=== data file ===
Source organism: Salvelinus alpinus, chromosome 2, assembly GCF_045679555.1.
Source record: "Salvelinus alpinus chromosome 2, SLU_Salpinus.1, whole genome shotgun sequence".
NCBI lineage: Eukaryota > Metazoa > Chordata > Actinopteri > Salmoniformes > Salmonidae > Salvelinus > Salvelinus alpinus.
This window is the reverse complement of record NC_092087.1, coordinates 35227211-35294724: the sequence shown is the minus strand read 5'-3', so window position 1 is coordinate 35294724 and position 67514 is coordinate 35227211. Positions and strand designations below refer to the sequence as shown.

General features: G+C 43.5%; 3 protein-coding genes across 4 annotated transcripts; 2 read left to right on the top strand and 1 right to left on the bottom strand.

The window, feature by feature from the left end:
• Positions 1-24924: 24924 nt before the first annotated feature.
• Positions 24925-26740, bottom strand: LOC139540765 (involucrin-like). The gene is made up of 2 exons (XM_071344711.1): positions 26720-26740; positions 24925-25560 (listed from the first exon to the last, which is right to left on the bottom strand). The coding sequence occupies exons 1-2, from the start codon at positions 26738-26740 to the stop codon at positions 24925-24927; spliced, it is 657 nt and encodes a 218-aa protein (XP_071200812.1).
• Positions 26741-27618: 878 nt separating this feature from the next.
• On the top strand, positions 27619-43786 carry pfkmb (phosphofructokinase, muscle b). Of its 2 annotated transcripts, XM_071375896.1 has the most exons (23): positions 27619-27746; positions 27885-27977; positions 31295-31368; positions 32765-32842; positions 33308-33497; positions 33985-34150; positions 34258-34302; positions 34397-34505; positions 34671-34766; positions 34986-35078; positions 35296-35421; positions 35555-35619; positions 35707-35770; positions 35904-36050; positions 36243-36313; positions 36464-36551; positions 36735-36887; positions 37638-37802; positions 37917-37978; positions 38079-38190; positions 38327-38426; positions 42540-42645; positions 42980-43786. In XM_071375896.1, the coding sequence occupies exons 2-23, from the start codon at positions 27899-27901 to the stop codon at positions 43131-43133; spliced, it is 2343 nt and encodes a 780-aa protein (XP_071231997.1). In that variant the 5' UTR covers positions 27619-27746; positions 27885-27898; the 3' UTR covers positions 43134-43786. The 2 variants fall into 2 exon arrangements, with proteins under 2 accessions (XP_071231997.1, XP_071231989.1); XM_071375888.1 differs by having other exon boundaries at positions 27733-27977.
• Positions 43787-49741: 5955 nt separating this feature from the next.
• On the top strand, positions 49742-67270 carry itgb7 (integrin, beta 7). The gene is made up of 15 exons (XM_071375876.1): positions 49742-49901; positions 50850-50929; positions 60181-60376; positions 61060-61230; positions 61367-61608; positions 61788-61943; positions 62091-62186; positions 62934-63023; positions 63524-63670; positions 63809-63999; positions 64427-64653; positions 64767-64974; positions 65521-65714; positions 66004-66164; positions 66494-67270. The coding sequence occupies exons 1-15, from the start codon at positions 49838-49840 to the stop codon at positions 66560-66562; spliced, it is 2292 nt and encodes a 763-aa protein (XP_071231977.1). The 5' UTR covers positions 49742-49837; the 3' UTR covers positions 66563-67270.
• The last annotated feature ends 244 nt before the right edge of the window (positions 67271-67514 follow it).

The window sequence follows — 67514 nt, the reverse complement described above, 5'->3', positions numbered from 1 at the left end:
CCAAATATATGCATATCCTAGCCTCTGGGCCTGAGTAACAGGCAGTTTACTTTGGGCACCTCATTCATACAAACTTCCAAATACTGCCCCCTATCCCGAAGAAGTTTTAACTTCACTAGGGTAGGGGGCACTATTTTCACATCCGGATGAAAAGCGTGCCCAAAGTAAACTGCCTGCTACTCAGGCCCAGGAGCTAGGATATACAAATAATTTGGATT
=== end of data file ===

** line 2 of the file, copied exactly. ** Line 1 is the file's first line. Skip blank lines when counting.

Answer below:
Source record: "Salvelinus alpinus chromosome 2, SLU_Salpinus.1, whole genome shotgun sequence".